toy safety directive

Toy Safety Directive

How to shop safely online

All products manufactured for babies and children from cribs to clothing to toys have to meet certain safety standards. While both the standards and the requirements for warning labels are governed by country-specific laws and regulations, there are common factors across the world.

These days increasing numbers of toys and child products are bought online, either directly from the manufacturer or main distributor, or via third-party sellers. Given that anyone can set up a store via marketplace platforms such as Amazon, E-bay or even Facebook and reach millions of potential customers, how can safety standards be enforced? And what can individual buyers do to protect the children they love?

In part 1 of this topic we talked about safety tips to follow when choosing toys for your child, or as a gift for someone else.

Now we are going to focus more on what companies are doing on your behalf.

Amazon is the largest single marketplace in the world, so the influence it wields is enormous. In terms of toy safety, how well is it doing? E-bay is a baby compared to Amazon, but is growing year on year and has the added complication that many sellers are individuals selling second-hand products no longer required by their own family.

News reports on unsafe toys

In the last few months, there have once more been reports in newspapers and online media about unsafe toys. Many of these reports on work carried out by the British Toy and Hobby Association (BTHA) and Which? who both regularly test different products. Concerns have been raised about a number of products easily available on sites such as Amazon, eBay or AliExpress.

The dangers posed by these products include the use of toxic chemicals in products such as slime or putty, choking hazards from small parts, and batteries or magnets that are too easily accessible by a young child who may swallow them, mistaking them for sweets.

No one wants to be responsible for toy-related injuries, yet emergency departments see too many cases.

Amazon response

Amazon layout very clear rules for their sellers. In their documents for marketplace traders (in Europe, where the Toy Safety Directive – TSD – applies) they state:

Therefore, if you sell or intend to sell toys on the Amazon marketplace, you must:

  • Familiarise yourself with all requirements under the TSD and the relevant national implementing laws.
  • Ensure that each of your products and all accompanying product information are fully compliant with those requirements.

There is much more detailed guidance which follows this headline statement. Specific guidance applies to different categories of toys, for example for younger or older children, indoor or outdoor toys. It is clear that Amazon wishes to take toy safety seriously, but with over six million marketplace sellers worldwide it is hard to see exactly how they can enforce it.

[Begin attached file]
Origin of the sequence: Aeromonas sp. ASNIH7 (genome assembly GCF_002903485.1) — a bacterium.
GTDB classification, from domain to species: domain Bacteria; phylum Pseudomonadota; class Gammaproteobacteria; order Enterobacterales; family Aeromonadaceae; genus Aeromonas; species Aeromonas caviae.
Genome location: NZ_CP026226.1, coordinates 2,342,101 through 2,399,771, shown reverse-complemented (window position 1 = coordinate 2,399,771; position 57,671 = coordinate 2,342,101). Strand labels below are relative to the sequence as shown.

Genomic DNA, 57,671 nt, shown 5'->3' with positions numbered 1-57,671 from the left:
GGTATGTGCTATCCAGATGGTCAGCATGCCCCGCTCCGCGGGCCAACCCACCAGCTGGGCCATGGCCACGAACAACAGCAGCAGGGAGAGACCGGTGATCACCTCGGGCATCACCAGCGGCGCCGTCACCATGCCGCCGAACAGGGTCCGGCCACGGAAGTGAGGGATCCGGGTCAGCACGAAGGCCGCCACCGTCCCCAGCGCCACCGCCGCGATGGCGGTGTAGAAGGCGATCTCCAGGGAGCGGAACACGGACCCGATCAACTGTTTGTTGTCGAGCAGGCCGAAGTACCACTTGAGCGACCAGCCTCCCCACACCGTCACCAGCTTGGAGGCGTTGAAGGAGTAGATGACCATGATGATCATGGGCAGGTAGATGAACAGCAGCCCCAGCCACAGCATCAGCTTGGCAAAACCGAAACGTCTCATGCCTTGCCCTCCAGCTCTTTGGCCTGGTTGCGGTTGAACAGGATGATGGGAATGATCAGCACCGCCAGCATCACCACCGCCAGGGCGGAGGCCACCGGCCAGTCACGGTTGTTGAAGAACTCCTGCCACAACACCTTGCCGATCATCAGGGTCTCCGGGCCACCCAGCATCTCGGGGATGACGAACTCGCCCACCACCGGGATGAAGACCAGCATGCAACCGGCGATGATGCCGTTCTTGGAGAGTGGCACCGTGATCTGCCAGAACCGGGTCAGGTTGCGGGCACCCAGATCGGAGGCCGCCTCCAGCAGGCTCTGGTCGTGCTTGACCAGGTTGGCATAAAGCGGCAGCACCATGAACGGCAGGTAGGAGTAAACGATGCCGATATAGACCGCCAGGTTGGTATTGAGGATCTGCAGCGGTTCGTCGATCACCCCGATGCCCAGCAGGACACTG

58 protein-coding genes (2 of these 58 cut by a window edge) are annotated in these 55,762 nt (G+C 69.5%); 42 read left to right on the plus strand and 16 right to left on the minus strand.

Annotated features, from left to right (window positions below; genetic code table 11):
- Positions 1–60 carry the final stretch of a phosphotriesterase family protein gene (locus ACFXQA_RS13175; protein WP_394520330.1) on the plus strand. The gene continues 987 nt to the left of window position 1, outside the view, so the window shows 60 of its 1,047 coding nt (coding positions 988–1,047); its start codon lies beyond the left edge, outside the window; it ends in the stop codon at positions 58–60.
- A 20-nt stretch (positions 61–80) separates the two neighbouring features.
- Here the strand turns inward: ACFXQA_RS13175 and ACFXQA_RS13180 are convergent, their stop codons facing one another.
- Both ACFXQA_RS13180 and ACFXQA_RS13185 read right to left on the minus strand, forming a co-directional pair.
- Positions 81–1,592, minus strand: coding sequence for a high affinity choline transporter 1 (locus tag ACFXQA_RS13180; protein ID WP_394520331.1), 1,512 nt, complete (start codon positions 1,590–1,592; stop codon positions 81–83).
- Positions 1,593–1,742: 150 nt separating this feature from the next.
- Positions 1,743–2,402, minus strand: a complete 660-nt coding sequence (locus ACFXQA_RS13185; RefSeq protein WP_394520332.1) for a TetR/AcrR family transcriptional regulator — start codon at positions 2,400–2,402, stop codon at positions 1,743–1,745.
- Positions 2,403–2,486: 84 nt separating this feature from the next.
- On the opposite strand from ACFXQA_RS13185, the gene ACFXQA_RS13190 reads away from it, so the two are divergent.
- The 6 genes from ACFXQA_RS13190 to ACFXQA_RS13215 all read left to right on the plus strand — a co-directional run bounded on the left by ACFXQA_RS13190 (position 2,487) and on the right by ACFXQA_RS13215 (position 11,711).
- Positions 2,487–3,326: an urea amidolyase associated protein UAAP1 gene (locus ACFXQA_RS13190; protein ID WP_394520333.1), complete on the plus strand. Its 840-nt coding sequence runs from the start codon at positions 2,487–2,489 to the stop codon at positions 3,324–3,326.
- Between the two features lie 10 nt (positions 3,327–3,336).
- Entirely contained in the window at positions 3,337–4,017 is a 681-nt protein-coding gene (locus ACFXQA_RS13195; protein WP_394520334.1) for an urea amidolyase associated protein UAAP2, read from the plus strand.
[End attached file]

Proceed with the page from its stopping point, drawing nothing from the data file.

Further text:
Earlier this year they introduced enhanced controls that proactively require sellers to provide safety documentation for the toys they are applying to sell on Amazon. But ultimately, it is in everyone’s best interests for the buyers to be as informed as possible.

What to be aware of

Any product that is manufactured or distributed in the United States will have been designed and manufactured to comply with legislation from the Consumer Product Safety Commission (CPSC). In the UK they must comply with the Toys (Safety) Regulations, and in the EU with the Toy Safety Directive. Other countries will have similar legislation.

Reputable manufacturers will have their products tested by an independent testing company to ensure they reach the minimum standards in the country of manufacture and any other country where they expect to sell the product. For example, in the USA testing would have to be carried out to show compliance to standards such as ASTM F963-17 and CPSIA. This requirement applies to both manufacturers and importers. Tests cover all aspects of safety with separate standards, for example, for stuffed toys, plastic toys, wooden toys or any other type of material. Art materials, including paints and crayons, must be free from toxic ingredients, as well as warnings about any possible choking hazard.

Making good choices

When looking at the photo and description of the product, therefore, check that the manufacturer name and address is clearly identified and that this is a reputable company. Many of the big names in the industry are immediately recognisable. Just because a manufacturer is newer and/or smaller does not mean their products are of dubious quality, but take a moment to do your homework.

Make sure that the product pictured is the same as the one that was tested. Be cautious, avoid toys that do not clearly comply with the safety standards of your country, and then relax allowing your child to play safely and develop their knowledge and skills with the right kinds of toys.